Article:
Delhi Police had reportedly made a watertight case that led to the death sentence to the four convicts. A fifth suspect, Ram Singh, was found dead under mysterious circumstances in Tihar jail. Strong suspicion persists that he was murdered in his cell. The others were subjected to brutal treatment inside the prison. One of the four convicts, Vinay Sharma, was attacked and his bones broken. He later tried to commit suicide. Ram Singh’s brother and then co-accused – and now a convict – Mukesh Singh was reportedly made to eat human excreta when he was lodged in jail. Both the brothers reportedly told their parents they were sodomized.
The above stories of brutal treatment of the accused, and later convicts, drew cheers from the delirious mob on social media and the comments sections of the online news reports. It was the same behaviour as described by Lorenz.
There is little doubt that all the six, including the juvenile, were involved in the crime. The adult convicts deserve harsh punishment for their ghastly crime. However, doubts remain whether the entire body of evidence – and arguments – given in defence of the convicts received the attention it should have and whether the mob’s demand for blood, magnified a zillion times by the media, had no bearing on the verdict. The amicus curiae in this case, senior advocate Sanjay Hegde, seems to have a case against the verdict. It is worth a look.
After the top court’s verdict, defence lawyer AP Singh said, “Justice was not done.” He vowed to file a review petition in the court.
There were also reports of startling claims that put a note of interrogation on the trial. Had any of these happened in a western democracy, the case would have been thrown out of court on technical grounds.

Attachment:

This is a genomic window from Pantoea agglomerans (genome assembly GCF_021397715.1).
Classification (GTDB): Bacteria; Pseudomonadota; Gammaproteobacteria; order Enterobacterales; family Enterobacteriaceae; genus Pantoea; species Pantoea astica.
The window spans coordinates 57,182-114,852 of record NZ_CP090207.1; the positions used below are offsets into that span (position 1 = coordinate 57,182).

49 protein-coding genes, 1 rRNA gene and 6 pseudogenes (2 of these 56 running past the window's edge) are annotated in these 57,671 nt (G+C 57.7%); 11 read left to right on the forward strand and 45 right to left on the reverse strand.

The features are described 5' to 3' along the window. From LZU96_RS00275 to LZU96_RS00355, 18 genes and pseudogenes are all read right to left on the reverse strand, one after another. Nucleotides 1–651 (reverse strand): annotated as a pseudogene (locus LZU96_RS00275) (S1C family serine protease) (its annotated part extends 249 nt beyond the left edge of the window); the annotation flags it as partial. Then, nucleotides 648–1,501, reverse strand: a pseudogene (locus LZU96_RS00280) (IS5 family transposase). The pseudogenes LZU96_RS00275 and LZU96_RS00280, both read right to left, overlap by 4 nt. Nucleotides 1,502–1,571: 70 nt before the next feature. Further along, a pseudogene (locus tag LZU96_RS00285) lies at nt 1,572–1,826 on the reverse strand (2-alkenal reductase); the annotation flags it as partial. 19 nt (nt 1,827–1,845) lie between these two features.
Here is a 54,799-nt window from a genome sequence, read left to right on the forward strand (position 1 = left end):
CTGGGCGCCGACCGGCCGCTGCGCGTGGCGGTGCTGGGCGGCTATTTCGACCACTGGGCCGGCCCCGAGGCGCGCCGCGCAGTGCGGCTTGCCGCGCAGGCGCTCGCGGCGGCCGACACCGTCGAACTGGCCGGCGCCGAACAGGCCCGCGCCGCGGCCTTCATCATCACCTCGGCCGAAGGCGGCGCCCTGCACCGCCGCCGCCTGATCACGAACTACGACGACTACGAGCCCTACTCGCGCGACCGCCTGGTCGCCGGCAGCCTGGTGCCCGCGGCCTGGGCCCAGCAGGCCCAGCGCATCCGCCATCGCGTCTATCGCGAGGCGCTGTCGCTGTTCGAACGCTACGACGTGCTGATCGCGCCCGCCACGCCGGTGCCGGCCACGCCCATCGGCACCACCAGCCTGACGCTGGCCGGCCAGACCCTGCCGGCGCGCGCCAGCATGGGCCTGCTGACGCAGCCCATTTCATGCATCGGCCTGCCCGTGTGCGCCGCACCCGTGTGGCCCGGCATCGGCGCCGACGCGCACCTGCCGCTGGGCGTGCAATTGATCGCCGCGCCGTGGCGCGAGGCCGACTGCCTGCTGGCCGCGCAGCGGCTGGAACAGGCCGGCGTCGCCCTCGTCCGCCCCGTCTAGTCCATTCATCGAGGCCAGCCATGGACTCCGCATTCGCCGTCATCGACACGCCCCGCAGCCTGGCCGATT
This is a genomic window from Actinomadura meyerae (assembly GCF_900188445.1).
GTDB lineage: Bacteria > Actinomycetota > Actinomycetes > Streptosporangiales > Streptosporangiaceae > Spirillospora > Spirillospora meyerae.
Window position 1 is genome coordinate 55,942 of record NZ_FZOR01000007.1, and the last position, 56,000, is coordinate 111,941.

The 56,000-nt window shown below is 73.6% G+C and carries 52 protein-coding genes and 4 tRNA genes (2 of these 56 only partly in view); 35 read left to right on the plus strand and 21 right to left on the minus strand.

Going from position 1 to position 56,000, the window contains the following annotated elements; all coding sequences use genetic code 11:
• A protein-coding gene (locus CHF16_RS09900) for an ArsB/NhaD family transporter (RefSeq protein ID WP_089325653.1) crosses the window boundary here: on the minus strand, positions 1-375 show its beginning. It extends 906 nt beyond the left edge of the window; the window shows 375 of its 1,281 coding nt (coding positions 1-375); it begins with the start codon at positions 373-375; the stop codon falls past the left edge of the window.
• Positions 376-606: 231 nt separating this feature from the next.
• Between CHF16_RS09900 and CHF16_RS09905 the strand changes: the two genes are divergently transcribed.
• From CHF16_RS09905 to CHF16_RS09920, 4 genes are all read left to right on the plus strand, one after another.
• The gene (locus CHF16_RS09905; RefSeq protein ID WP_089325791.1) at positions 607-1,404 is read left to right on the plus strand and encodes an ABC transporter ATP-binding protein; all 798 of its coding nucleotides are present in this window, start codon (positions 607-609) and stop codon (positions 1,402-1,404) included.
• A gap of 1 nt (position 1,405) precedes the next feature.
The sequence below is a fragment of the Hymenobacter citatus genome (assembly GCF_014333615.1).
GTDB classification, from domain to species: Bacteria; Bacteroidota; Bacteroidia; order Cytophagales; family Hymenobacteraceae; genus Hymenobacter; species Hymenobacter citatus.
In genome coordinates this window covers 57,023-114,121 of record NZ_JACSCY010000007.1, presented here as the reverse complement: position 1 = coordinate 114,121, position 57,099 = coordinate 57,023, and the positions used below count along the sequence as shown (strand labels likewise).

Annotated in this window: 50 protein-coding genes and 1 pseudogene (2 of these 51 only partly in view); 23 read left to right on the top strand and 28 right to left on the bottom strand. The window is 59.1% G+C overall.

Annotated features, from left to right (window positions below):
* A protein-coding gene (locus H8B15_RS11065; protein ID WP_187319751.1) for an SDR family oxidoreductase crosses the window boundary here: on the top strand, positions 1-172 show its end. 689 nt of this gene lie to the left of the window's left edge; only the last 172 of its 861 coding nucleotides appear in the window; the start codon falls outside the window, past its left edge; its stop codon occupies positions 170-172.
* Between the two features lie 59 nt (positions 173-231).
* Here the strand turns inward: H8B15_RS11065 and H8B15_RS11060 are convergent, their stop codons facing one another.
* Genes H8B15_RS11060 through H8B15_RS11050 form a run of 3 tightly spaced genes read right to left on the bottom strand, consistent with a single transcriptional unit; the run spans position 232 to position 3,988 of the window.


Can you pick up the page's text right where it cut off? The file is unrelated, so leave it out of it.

There is no room for death penalty in a civilized society. In January 2011, this site argued against the death penalty in the article “Time to do away with death penalty”. I won’t repeat the arguments. Suffice it to say that to come out of the primeval mindset, as described by Konrad Lorenz, individual members of our society need to revisit their conscience. If an individual’s conscience justifies the killing of a fellow human being and derives pleasure from it, there exists a serious problem that must be gotten rid of.
The problem is emblematic of the same mindset that justifies the lynching of a dairy farmer, a child, or a helpless villager among others by vigilante mobs on mere suspicion of cow smuggling or cow-meat eating. Arguments are given that merely teaching young children to respect women will result in fewer rapists in society. This is a sham. A society which tells its children that the killing of a fellow human being is justified for such and such reason will spawn sadistic and violent criminals – as juveniles or adults who will have their own justifications for their actions.
Unless we stop justifying murders legally, we can’t bring down the number of violent crimes in our society. The right thing, which will bring down the number of violent crimes, will be to teach our children that it is immoral and criminal to take the life of a fellow human being. No crime can justify the killing of a human being just as no dress a woman wears can justify her rape.
The Ravi Shankar Prasads of the world must know that the Supreme Court verdict shows neither the maturity of our democracy nor the victory of the law of the country. On the contrary, it presents to us the frightful reality that we are yet to evolve to the level of the mature societies that have abolished the death penalty. Of the 196 countries in the world, we are among the 57 that retain the death penalty. It is not an enviable club. Because of our refusal to abolish the death penalty, our laws have failed to curb violent crimes like Nirbhaya’s gang rape and murder.
One must understand, there can’t be a good murder and a bad murder – the so-called good one taking place inside the confines of a prison where a convict is bound, dragged from his cell to the gallows, and hanged by the neck till death.
When the review petition comes before the Supreme Court, it will have a chance to rise and rectify itself and hand out just punishment to the convicts.
However, if this sentence is executed, there would be four grisly custodial murders of the four convicts inside Tihar jail that will match their gruesome crime inside a dark bus on a cold December night.